Mark Twains hilarious (1909) debunking of the myth that William Shakespeare wrote the works of Shakespeare, adapted as a monologue for the stage by Keir Cutler, PhD. Performed across Canada and the US since 2002.Cutler humorously distills TwainsMoreMark Twains hilarious (1909) debunking of the myth that William Shakespeare wrote the works of Shakespeare, adapted as a monologue for the stage by Keir Cutler, PhD.
Performed across Canada and the US since 2002.Cutler humorously distills Twains thesis that Shakespeare didnt actually write the great works attributed to him. Its a compelling argument . . . to great comic effect. . . . Cutler gives a strong and entertaining performance! From the Orlando Sentinel review in 2014.Everyone will leave convinced the English-speaking worlds greatest playwright is a hoax ...
witty and compelling show. From the Winnipeg Free Press review 2003.Listing the handful of established facts of Shakespeares life, Twain ridicules the fantasy that a largely uneducated youth could have wandered into London and, with virtually none of the necessary skills, become the greatest author in English literature.Keir Cutler adapted Twains Is Shakespeare Dead?
because he feels people should at least be aware of the case that can be made against Shakespeare from Stratford. Keir does not support the candidacy of any alternative author to the man from Stratford.What is ignored by people in general, and academics in particular, is the breadth of Shakespeares knowledge of law, philosophy, classical literature, ancient and modern history, mathematics, music, medicine, art, astronomy, military and naval terminology, English, French and Italian court life, and especially his comprehension of multiple languages.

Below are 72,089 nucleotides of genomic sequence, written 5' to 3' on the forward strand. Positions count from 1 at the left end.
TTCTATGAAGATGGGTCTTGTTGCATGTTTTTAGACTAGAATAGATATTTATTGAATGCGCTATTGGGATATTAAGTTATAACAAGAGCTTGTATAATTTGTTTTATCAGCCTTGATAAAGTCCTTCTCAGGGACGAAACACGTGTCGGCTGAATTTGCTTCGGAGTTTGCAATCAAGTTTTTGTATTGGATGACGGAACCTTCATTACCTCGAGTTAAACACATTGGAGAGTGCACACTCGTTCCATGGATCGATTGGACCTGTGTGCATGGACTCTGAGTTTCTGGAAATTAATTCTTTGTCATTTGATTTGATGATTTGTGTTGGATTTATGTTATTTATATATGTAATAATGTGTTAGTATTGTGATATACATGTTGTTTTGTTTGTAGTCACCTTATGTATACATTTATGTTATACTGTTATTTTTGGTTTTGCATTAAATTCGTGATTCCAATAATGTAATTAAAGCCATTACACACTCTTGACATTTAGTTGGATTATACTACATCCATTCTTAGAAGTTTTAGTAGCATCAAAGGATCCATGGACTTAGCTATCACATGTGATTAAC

Shakespeare added hundreds of new words to the English language: all these words culled from other languages, both ancient and modern. And Shakespeare did all this without leaving a single trace of his skill? Nothing? No play, no poem, no letter in his own hand? And no mention of any writing is his long and detailed will?Clearly there is a Shakespeare Authorship Question that can not be ignored.